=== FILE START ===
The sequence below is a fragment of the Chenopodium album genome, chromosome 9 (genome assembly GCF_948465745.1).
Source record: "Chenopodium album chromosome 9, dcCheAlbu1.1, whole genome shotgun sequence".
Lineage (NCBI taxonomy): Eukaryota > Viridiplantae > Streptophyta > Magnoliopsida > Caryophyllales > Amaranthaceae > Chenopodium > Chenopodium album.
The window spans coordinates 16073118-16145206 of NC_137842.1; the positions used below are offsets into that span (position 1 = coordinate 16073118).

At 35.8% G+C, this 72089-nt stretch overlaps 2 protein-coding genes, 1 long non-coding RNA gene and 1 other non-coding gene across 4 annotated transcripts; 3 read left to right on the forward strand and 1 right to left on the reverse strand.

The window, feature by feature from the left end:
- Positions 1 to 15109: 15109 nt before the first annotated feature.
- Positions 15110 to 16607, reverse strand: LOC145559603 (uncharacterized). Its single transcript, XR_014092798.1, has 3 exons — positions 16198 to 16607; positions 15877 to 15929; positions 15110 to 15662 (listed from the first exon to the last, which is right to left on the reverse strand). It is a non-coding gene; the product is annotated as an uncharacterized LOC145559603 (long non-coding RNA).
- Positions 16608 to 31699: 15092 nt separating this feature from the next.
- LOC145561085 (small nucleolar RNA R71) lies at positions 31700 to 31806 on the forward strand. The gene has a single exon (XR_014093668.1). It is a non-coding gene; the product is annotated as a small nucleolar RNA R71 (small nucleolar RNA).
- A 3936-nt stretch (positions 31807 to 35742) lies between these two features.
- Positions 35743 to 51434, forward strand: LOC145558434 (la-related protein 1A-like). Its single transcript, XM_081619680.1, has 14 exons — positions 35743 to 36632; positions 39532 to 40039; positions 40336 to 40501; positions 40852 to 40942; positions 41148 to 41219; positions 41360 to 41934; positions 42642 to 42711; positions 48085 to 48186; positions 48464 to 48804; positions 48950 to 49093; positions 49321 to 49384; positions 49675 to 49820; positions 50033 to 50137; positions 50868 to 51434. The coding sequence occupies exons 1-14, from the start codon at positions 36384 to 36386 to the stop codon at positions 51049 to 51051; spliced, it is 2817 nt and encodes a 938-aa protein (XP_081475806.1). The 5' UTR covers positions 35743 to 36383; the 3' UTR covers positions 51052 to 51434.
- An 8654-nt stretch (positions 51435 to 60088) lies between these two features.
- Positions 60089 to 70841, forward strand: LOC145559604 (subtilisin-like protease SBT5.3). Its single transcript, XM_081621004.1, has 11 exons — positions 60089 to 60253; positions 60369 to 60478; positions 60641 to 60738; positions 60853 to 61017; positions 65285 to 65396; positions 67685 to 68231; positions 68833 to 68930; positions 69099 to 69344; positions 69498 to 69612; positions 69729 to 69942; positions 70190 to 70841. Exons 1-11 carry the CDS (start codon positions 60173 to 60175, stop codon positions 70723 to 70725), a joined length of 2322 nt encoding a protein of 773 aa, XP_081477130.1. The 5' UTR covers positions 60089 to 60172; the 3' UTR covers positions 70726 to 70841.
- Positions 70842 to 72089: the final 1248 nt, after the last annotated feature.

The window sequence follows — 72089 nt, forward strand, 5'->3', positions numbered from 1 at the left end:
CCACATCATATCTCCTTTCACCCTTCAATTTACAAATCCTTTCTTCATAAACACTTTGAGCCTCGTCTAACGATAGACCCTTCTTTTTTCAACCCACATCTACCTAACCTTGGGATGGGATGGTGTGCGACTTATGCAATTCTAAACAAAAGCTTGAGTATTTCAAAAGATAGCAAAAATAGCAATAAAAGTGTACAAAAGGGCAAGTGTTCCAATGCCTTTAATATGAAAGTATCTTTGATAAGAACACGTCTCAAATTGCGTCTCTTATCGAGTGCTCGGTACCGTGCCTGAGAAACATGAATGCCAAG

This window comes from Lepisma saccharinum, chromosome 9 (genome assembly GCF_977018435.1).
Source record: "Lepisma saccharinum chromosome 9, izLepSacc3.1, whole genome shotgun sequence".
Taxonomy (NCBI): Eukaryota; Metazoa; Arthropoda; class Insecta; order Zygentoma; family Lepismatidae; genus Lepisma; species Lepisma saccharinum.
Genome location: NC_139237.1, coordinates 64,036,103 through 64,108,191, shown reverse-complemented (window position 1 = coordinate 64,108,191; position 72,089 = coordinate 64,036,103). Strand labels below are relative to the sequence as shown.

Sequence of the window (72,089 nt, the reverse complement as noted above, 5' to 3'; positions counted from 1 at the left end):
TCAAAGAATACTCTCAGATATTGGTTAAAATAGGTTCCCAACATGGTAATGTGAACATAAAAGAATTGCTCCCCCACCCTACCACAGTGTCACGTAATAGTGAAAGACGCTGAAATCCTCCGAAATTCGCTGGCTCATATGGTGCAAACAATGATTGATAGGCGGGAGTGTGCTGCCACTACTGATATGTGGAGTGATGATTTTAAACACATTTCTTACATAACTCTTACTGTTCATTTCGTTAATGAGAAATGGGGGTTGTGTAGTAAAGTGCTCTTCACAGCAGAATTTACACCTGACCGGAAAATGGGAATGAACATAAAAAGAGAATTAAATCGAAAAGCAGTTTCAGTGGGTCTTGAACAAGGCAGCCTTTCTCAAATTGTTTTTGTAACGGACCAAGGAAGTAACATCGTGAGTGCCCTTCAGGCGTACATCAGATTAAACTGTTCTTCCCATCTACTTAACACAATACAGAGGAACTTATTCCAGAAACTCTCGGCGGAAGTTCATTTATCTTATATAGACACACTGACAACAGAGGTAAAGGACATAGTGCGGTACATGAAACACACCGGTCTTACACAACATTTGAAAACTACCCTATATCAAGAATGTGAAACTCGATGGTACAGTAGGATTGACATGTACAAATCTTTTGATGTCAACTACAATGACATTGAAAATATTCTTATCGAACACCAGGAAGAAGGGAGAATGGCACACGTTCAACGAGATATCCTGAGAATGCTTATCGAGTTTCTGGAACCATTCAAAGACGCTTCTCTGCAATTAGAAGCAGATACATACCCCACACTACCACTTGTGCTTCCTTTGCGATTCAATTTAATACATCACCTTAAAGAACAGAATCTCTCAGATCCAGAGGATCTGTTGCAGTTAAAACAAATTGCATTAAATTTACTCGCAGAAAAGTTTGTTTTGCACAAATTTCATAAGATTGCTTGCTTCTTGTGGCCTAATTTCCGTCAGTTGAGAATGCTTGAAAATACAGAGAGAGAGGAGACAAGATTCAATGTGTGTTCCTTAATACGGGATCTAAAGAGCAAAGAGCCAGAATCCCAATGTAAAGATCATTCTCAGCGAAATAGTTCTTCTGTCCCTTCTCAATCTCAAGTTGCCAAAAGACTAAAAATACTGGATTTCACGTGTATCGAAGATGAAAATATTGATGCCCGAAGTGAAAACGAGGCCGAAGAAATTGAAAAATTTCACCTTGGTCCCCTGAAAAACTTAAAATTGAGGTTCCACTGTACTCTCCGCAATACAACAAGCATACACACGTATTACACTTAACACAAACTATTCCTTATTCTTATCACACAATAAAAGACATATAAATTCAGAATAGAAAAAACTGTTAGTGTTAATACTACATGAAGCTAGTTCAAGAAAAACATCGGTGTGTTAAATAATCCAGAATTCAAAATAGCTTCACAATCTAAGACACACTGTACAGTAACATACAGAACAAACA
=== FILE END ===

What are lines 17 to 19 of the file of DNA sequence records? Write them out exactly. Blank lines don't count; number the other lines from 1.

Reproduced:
CCACATCATATCTCCTTTCACCCTTCAATTTACAAATCCTTTCTTCATAAACACTTTGAGCCTCGTCTAACGATAGACCCTTCTTTTTTCAACCCACATCTACCTAACCTTGGGATGGGATGGTGTGCGACTTATGCAATTCTAAACAAAAGCTTGAGTATTTCAAAAGATAGCAAAAATAGCAATAAAAGTGTACAAAAGGGCAAGTGTTCCAATGCCTTTAATATGAAAGTATCTTTGATAAGAACACGTCTCAAATTGCGTCTCTTATCGAGTGCTCGGTACCGTGCCTGAGAAACATGAATGCCAAG

This window comes from Lepisma saccharinum, chromosome 9 (genome assembly GCF_977018435.1).
Source record: "Lepisma saccharinum chromosome 9, izLepSacc3.1, whole genome shotgun sequence".